The mood was upbeat at last week’s offshore wind industry conference in Atlantic City, New Jersey on October 7 and 8. The massive, long-awaited Cape Wind and Block Island offshore wind energy projects are kicking into high gear from the private sector, the Interior Department is steaming full speed ahead with the leasing process for additional Atlantic coast sites, and earlier this year the Energy Department announced federal funding for two more Atlantic coast projects that will serve as R&D platforms for cutting edge, cost-reducing offshore wind energy technologies.
Attendees would have been downright ecstatic, albeit in a schadenfreudy kind of way, if the conference had stretched out for just one more day. That’s because on October 9, Energy Secretary Moniz sat down with the editorial board of the Houston Chronicle and tore the curtain off the 800-pound gorilla in the US domestic energy resources room.
The US Offshore Wind Energy Industry Gets Happy
Atlantic City is perhaps better known for its casinos but it happens to be an early adopter of onshore wind energy, so all the more reason to stage an industrywide conference there.
The 2014 American Wind Energy Association Offshore WINDPOWER Conference attracted 600 attendees and bragging rights to keynote speaker Sally Jewell, US Secretary of the Interior.
Secretary Jewell summed up the mood:
I am encouraged by the collaborative spirit and the thoughtful planning that has been the hallmark of our approach to ensure that development is realized in the right way and in the right places. Offshore wind is an exciting new frontier that will help keep America competitive and expand domestic energy production, all without increasing carbon pollution.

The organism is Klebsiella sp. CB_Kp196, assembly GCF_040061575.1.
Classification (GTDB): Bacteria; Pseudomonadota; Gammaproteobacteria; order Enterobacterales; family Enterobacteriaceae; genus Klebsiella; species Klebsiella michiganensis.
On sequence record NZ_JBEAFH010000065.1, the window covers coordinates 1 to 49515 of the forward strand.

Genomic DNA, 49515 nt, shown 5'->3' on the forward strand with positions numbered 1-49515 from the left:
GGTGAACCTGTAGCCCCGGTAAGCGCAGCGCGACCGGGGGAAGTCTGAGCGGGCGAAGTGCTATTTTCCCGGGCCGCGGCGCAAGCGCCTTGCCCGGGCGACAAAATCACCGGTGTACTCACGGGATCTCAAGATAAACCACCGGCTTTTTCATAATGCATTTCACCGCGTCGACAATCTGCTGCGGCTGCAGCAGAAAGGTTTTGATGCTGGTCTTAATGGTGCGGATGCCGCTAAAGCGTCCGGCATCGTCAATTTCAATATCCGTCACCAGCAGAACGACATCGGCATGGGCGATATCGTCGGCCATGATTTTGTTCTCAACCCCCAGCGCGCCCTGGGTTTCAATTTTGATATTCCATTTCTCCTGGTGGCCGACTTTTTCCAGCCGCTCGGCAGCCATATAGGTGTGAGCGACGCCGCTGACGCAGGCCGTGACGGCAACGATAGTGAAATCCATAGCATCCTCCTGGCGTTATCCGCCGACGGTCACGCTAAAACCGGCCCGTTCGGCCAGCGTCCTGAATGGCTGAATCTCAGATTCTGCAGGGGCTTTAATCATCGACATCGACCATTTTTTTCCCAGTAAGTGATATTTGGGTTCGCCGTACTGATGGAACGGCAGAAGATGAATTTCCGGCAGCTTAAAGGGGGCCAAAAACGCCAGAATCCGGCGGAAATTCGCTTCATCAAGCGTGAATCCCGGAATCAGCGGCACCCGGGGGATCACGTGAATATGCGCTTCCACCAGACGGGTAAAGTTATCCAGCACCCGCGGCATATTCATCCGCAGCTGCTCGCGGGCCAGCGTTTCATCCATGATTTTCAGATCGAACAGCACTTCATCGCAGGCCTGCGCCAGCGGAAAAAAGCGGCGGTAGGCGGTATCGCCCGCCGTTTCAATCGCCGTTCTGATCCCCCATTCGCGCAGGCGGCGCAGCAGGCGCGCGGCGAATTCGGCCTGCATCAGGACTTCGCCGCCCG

As obliquely referenced by Jewell, development of Atlantic coast wind resources is being coordinated by the ten-state Atlantic Coast Wind Consortium, spearheaded by Interior.
Ironically, although New Jersey signed on to the effort at its launch in 2010, the state has been dragging its heels ever since. That’s not exactly a surprise given the governor’s enthusiastic relationship with fossil fuel stakeholders, namely the Koch brothers.
However, New Jersey is being dragged kicking and screaming into an offshore wind energy leadership role whether the Koch brothers approve or not. Last summer the state was included in Interior’s initial round of offshore wind energy leases, to the tune of a potential 3,400 megawatts.
New Jersey is also one of the aforementioned states to receive Energy Department funding for offshore wind farms that double as R&D showcases for new offshore technology.
Climate Change Impact: Offshore Wind Infrastructure vs. Fossil Infrastructure
As a brand new coastal industry emerging in the age of rapid climate change, the offshore wind energy industry has the good fortune of timing on its side. All that new infrastructure, from turbines and platforms to cables and onshore facilities, can be designed and sited for long term operational reliability with rising sea levels and severe weather taken into account.
In terms of what really matters — money — that means offshore wind energy investors are going to get some pretty good bang for their bucks.